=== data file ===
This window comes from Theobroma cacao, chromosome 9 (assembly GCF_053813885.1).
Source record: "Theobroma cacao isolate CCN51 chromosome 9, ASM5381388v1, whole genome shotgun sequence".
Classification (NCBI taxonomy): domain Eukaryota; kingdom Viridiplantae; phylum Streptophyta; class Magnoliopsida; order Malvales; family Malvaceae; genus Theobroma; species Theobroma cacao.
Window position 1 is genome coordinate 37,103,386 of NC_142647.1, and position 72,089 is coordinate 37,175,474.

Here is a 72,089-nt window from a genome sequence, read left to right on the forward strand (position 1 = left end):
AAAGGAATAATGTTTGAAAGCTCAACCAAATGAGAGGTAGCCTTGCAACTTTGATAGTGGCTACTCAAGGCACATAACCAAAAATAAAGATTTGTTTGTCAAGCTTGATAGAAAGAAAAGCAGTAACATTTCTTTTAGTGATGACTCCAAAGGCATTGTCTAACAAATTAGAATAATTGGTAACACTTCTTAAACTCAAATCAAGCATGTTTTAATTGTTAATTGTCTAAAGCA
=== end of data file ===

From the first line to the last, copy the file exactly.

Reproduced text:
This window comes from Theobroma cacao, chromosome 9 (assembly GCF_053813885.1).
Source record: "Theobroma cacao isolate CCN51 chromosome 9, ASM5381388v1, whole genome shotgun sequence".
Classification (NCBI taxonomy): domain Eukaryota; kingdom Viridiplantae; phylum Streptophyta; class Magnoliopsida; order Malvales; family Malvaceae; genus Theobroma; species Theobroma cacao.
Window position 1 is genome coordinate 37,103,386 of NC_142647.1, and position 72,089 is coordinate 37,175,474.

Here is a 72,089-nt window from a genome sequence, read left to right on the forward strand (position 1 = left end):
AAAGGAATAATGTTTGAAAGCTCAACCAAATGAGAGGTAGCCTTGCAACTTTGATAGTGGCTACTCAAGGCACATAACCAAAAATAAAGATTTGTTTGTCAAGCTTGATAGAAAGAAAAGCAGTAACATTTCTTTTAGTGATGACTCCAAAGGCATTGTCTAACAAATTAGAATAATTGGTAACACTTCTTAAACTCAAATCAAGCATGTTTTAATTGTTAATTGTCTAAAGCA